Knockout stage a medley of magical matchups
The stage is set for the knockout round of the UEFA Champions
League, with at least three mouth-watering pairings, pitting
historic rivals and coaches against each other other.
Top of the list has to be the Inter Milan-Chelsea clash,
which will see the return of former Chelsea coach Jose Mourinho to
his old stamping grounds at Stamford Bridge.
AC Milan will face Manchester United in a battle of legends,
with United spoiling for revenge after being ejected from the 2007
semifinals at the Italian’s hands.
And then there is the wild card of Real Madrid facing
Olympique Lyon in what could prove to be a grueling test for the
Here’s a quick look at what to expect in each
two-legged knockout tie:
INTER MILAN vs. CHELSEA
Here in the States, it’s become a cliché – Despite
the fact that the guys in the ties don’t actually take the
field, games are always billed as “Dean Smith against Coach
K!” or some other such nonsense. And, so it is very hard for
those of us Great Unwashed to resist billing this matchup as Jose
vs. The Club That Sacked Him.
Unfortunately, as sexy as that all is, it would be utterly
missing the point. This is a matchup that has a great backstory
that glosses over a key fact – Inter squeaked through qualifying in
unimpressive fashion, while Chelsea is rolling over just about
everyone in its path. Inter needed a win on the last day against
Rubin Kazan to get here – and that was only its second win in group
Inter, like Chelsea, is cruising in its league, but that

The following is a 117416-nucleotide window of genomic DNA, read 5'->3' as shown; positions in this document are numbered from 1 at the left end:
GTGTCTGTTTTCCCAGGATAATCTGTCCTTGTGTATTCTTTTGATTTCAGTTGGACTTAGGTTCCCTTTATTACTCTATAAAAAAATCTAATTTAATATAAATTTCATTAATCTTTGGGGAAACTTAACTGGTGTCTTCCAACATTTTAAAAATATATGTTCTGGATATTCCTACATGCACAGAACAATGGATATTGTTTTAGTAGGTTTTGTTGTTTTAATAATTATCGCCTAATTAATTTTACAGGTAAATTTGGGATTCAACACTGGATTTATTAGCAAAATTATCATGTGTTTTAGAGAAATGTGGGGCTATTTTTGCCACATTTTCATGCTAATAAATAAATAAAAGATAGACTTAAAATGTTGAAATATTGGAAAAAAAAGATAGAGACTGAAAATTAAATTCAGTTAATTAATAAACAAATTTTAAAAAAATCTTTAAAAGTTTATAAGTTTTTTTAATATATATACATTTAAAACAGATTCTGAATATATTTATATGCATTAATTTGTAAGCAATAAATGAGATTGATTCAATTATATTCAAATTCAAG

dominance hasn’t been apparent in European play. Key men like
bulky defender and playmaker Maicon, creative Wesley Sneijder and
silky striker Samuel Eto’o have not risen above the chaff,
which is worrying considering that they were thought to progress
without much struggle out of Group F.
Chelsea, of course, has depth and talent everywhere, and
aside from the spare hiccup, the power of Didier Drogba, John
Terry, Ricardo Carvalho and ‘keeper Petr Cech have been too much
for anyone to handle. Michael Essien is having a breakout season,
which just adds to opponents’ headaches.
Bottom line: Talk about the coaches might be fun, but on the
field, take Chelsea to win this pairing.
AC MILAN vs. MANCHESTER UNITED
Here, the storyline will be David Beckham returning to face
his old club. That’s nice, but let’s talk about who
will actually win this pairing.
AC Milan didn’t impress in what admittedly was a very
competitive Group C, and it should be remembered that they were
pushed on the final day by FC Zurich, a team which no one would
confuse for a world-beater.
Yes, Milan have some talent – Dida, Pato, Ronaldinho and
Andrea Pirlo can all hurt you, but manager Leonardo hasn’t
seemed to figure out a way to get these guys all on the same page
in the same game.
Contrast that with Manchester United, a team that, by rights,
should be seeing the wheels fall off. After all, they lost